The state of gun safety in the United States is completely different than it was 30 years ago when the Brady Bill was signed into law. After the Brady Bill, the [National Rifle Association (NRA)] and gun lobby built an enormous amount of power and political influence. Up until the Sandy Hook shooting [in 2012], politicians of both parties listened to the gun lobby and avoided the topic of gun safety as much as possible. But today, there’s not a single Democrat in Congress who has an A from the NRA, and many Republicans welcome gun safety groups into their offices. The persistence of the gun safety movement is the reason we were able to pass the Bipartisan Safer Communities Act in 2022, the first major federal gun safety bill enacted since the Brady Bill.
Despite these gains, we’ve seen gun violence and mass shootings rise over the past few decades, leading to an enormous loss of life each year. The extremism flaunted by the gun lobby has further polarized Americans, making it harder to enact common-sense gun safety measures. While states like California, Michigan, Minnesota, Connecticut, and more have acted to address gun safety, others like Florida and Texas have actively weakened their gun laws, putting their residents at higher risk for gun violence.
From where you sit, what do you think the most pressing issues are when it comes to gun safety? What legislative measures do you think would be most impactful?
Passing common-sense policies like universal background checks and extreme risk protection orders would make an enormous difference in the fight for gun safety. Extreme risk protection orders, also known as “red flag” laws, allow family members, friends and law enforcement to proactively suspend a person’s access to firearms if they exhibit warning signs of violence — helping prevent mass shootings and other tragedies. These policies are supported by the majority of Americans and are proven to save lives. Studies have found that Indiana and Connecticut’s extreme risk protection laws have reduced firearm suicides and saved lives in both states.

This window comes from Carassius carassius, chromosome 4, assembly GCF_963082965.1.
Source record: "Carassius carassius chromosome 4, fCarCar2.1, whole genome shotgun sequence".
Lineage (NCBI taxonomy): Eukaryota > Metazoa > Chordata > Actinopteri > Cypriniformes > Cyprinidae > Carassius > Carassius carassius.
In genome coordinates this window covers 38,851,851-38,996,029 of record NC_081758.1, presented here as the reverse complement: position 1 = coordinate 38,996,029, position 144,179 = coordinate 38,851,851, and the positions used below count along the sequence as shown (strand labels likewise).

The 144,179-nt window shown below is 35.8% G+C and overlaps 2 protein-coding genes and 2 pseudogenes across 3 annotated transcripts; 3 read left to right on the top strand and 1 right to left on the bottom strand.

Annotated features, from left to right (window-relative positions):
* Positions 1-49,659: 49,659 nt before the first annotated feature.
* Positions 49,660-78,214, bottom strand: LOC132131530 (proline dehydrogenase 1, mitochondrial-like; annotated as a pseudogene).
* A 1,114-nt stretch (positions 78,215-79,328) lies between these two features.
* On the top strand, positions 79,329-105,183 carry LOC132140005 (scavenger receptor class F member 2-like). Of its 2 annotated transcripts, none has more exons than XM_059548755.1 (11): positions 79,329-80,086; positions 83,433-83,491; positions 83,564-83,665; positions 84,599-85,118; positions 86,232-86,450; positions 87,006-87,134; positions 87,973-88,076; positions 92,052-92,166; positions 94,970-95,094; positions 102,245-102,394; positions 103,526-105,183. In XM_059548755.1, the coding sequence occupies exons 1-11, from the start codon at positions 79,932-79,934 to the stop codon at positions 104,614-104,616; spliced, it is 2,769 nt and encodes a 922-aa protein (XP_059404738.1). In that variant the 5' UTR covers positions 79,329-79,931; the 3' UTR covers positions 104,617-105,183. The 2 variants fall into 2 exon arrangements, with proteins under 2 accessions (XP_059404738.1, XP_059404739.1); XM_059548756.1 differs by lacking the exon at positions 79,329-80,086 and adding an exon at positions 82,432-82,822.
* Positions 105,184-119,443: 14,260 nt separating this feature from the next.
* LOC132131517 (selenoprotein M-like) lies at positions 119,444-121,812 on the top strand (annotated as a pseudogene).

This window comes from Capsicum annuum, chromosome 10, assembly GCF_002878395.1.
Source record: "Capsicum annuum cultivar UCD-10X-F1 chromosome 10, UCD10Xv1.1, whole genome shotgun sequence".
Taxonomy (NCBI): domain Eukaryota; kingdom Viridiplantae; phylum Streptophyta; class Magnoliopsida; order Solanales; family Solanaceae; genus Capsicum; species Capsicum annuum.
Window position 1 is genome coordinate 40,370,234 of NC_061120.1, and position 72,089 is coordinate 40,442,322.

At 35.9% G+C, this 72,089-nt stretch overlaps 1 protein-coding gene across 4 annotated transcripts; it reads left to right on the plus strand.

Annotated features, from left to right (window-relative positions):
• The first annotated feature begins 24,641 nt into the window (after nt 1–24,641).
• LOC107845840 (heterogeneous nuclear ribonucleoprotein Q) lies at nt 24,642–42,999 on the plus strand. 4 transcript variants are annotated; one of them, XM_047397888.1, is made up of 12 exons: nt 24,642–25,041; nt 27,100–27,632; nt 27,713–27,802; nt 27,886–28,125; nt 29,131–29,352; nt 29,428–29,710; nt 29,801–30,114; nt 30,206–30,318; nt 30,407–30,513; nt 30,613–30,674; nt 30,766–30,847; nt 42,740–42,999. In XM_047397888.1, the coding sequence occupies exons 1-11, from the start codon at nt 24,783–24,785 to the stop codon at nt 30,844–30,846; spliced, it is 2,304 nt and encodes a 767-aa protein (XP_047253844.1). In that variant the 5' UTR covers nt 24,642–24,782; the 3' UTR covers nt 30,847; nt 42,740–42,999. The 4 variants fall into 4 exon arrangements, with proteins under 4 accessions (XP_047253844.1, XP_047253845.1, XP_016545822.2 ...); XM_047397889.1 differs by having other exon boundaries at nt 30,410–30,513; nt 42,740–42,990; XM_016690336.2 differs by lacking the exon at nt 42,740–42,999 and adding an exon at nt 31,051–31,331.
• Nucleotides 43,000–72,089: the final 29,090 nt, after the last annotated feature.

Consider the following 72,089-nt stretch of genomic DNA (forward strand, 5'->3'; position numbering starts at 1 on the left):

For too long, the gun industry has been given special treatment by the courts. Because of a law enacted in 2005, gun manufacturers and sellers have been immune from lawsuits due to an unfair and unjust law that protects them from the normal rules of civil litigation. Congress should repeal that law. Ensuring the gun industry is treated like any other industry is key to protecting our communities from gun violence.
How do you think about the work of the states versus the work of the federal government when it comes to gun safety work? What do you think leadership and imagination around the gun violence epidemic in America can and should look like now?
I always say that when it comes to progress in gun safety work, it is going to happen inch by inch. That’s how we’ve approached our state and federal work. We passed the first federal gun safety law in nearly 30 years last year, and in states across the country we’ve passed more than 500 gun safety bills since the Sandy Hook Elementary School shooting.
Given the works GIFFORDS has done for so many years now, what do you think is most important for people to understand about who is impacted by gun violence and how that is felt in communities? What stories and realities need the most attention today?
People need to understand that when the news cycles move on, communities and survivors do not. It’s been nearly 13 years since I was shot, and I still think of those who lost their lives that day every single day, as do their families and friends. It’s not just the people who were shot who are affected by gun violence, it’s all the survivors: those who lost loved ones, those who care for people injured by gun violence and those who experience the trauma of a shooting. Nobody should have to feel the pain of gun violence, but too many communities have. GIFFORDS remains committed to continuing to support them and lift up their stories.